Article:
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What are the origins of biodiversity?  We study insects, and mainly tropical butterflies from South America, to understand evolution at the population and species level. We like genetics, and are doing a lot of genome analysis at the moment, but also think that we need to understand development, behaviour and ecology to make sense of evolution. So our research ranges across all of these topics.

Current research topics include:

  • Speciation genomics and patterns of divergence 

  • The role of pheromones in mate choice and speciation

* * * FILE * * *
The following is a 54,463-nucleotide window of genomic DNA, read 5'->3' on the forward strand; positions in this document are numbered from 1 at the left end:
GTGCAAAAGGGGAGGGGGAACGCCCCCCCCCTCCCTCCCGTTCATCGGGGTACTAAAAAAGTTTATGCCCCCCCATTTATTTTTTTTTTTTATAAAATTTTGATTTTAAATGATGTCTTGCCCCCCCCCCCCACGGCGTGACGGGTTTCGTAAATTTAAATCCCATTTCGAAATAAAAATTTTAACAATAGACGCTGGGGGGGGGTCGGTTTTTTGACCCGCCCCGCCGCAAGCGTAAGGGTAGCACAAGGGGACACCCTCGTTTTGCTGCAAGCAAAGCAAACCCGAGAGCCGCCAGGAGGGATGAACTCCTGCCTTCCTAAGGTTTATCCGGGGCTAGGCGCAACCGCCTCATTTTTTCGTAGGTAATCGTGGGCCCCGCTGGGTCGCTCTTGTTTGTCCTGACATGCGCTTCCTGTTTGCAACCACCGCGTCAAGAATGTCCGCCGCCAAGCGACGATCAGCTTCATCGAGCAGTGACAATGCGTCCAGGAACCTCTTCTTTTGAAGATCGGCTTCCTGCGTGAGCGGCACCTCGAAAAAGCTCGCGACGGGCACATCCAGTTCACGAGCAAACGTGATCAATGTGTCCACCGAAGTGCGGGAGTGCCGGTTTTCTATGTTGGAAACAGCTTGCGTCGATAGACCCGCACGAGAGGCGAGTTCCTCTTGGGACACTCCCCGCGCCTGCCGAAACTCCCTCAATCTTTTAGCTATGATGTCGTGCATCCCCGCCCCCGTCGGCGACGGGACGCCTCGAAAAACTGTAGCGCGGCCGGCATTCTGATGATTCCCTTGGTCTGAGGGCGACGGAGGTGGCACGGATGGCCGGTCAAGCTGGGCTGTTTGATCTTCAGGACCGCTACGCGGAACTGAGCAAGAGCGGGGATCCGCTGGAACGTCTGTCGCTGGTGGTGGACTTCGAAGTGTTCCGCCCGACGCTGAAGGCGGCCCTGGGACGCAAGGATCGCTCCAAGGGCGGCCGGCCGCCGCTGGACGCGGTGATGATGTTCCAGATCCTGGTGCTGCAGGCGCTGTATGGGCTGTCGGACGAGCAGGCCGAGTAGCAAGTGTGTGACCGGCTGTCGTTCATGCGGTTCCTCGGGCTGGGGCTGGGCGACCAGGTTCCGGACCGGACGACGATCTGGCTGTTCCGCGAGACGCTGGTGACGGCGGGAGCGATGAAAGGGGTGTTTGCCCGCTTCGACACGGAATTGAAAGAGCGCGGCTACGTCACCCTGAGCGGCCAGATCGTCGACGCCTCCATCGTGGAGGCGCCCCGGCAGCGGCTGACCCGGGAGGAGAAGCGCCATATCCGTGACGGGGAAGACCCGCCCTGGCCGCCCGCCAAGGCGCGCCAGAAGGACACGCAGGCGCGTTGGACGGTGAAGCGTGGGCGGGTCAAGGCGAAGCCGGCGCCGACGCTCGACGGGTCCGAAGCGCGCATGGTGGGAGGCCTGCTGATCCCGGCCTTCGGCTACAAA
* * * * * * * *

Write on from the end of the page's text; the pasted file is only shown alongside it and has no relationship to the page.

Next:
• The evolution and development of butterfly wing patterns

Key Publications

Wallbank, R. W. R. et al. Evolutionary novelty in a butterfly wing pattern through enhancer shuffling. PLoS Biol 14, e1002353 (2016).

Nadeau, N. J. et al. The gene cortex controls mimicry and crypsis in butterflies and moths. Nature 534, 106–110 (2016).

Davey, J. W. et al. No evidence for maintenance of a sympatric Heliconius species barrier by chromosomal inversions. Evolution Letters 1–3, 138–154 (2017)

Martin, S. H. et al. Genome-wide evidence for speciation with gene flow in Heliconius butterflies. Genome Res. 23, 1817–1828 (2013).

Full list of publications


Contact Details

Group Leader

Professor Chris Jiggins

Department of Zoology
University of Cambridge
Downing St

01223  (7)69021

Group Members